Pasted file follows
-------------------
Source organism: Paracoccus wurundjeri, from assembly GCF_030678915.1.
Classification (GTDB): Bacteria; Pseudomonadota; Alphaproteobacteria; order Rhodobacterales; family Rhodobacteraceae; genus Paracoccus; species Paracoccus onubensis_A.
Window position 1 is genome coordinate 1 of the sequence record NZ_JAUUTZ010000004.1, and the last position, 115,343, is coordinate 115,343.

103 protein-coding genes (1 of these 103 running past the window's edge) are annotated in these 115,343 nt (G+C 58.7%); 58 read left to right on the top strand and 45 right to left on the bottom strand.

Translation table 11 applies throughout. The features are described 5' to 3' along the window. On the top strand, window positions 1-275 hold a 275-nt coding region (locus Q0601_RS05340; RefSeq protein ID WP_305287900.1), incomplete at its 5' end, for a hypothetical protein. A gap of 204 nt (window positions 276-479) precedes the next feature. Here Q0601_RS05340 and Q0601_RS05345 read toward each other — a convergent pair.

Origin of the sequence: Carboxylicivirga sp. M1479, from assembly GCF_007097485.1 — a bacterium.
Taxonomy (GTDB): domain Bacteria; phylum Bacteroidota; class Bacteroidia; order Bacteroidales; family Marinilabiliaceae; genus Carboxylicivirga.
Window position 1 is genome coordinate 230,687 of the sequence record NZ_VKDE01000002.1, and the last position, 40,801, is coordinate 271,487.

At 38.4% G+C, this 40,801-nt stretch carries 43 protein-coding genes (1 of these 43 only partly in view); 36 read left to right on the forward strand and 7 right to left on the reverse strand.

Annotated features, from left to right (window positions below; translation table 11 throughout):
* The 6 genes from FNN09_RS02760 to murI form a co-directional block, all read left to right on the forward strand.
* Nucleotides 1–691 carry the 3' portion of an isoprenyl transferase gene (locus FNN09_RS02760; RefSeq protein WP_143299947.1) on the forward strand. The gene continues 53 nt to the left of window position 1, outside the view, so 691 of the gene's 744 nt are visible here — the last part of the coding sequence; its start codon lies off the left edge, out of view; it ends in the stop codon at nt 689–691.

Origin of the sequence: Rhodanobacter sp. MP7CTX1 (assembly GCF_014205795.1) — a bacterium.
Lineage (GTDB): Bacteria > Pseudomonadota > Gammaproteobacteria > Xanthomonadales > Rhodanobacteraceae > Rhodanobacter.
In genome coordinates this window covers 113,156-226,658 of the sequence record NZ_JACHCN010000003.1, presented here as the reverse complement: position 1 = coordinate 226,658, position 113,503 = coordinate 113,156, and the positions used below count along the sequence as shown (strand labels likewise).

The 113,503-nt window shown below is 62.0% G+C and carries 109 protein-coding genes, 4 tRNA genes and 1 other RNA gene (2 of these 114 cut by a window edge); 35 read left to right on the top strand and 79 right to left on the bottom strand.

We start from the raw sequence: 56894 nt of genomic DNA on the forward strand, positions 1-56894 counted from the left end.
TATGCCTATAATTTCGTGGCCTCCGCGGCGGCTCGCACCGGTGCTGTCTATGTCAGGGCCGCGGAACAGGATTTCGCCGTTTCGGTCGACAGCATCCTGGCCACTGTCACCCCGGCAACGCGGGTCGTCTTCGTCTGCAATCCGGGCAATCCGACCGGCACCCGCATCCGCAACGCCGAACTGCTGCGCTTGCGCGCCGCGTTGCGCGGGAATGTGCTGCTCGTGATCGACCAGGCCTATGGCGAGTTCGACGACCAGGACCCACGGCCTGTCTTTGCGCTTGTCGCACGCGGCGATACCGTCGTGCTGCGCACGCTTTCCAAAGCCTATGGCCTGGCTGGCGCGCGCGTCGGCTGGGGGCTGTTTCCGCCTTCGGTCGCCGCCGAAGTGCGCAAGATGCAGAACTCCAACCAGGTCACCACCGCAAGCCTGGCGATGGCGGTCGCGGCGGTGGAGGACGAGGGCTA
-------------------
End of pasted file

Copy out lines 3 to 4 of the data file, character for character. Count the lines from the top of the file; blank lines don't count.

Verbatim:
Window position 1 is genome coordinate 1 of the sequence record NZ_JAUUTZ010000004.1, and the last position, 115,343, is coordinate 115,343.

103 protein-coding genes (1 of these 103 running past the window's edge) are annotated in these 115,343 nt (G+C 58.7%); 58 read left to right on the top strand and 45 right to left on the bottom strand.